She added that the Justin Fashanu Foundation‘s work involves counselling players who are going through discrimination, and that while the organisation respects players’ privacy, she hopes future generations “won’t even need to ask themselves whether it’s safe to come out and be who they are”.
“I don’t want any player to feel like they have to live a double life on and off the pitch.”
Fashanu became the first professional footballer in the UK to come out publicly in 1990, when The Sun offered him money for an interview to pre-empt unauthorised revelations about his sexuality that were about to appear in The Sunday People.
He continued to play football at senior level until 1994 but, according to LGBTQ+ activist Peter Tatchell, he was “blindsided by the backlash” that coming out had on his career, and “received homophobic abuse from some fans”.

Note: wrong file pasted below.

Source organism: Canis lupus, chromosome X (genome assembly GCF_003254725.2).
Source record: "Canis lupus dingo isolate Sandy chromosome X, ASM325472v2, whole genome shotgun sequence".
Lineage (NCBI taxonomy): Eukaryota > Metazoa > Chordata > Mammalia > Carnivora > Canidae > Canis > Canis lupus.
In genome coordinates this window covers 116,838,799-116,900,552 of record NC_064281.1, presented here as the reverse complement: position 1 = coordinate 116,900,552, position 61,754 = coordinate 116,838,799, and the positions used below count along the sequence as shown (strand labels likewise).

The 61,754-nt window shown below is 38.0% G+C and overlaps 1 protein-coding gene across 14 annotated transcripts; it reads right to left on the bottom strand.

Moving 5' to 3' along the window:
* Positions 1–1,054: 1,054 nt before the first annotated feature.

In her article, Amal Fashanu added that “it is a safer time to be gay than in my uncle’s day”.
“There is always more to be done to tackle homophobia and racism, and it would be foolish to claim we live in a world of sunshine and rainbows – especially when Stonewall research shows that 72 per cent of football fans have heard homophobic abuse,” she said.
“But where we are succeeding is in creating space for these conversations to happen, so that when footballers do come out, which they will continue to do, people are already mindful that gay footballers exist.”
She added that she would keep campaigning until a Premiership player comes out.
“His [Jake Daniels] bravery will inspire others who are still in the closet,” she wrote.
“They will be carefully taking in today’s reactions, analysing attitudes, watching fans and judging the atmosphere. Hopefully, in time, they will see that they too can be their authentic selves.”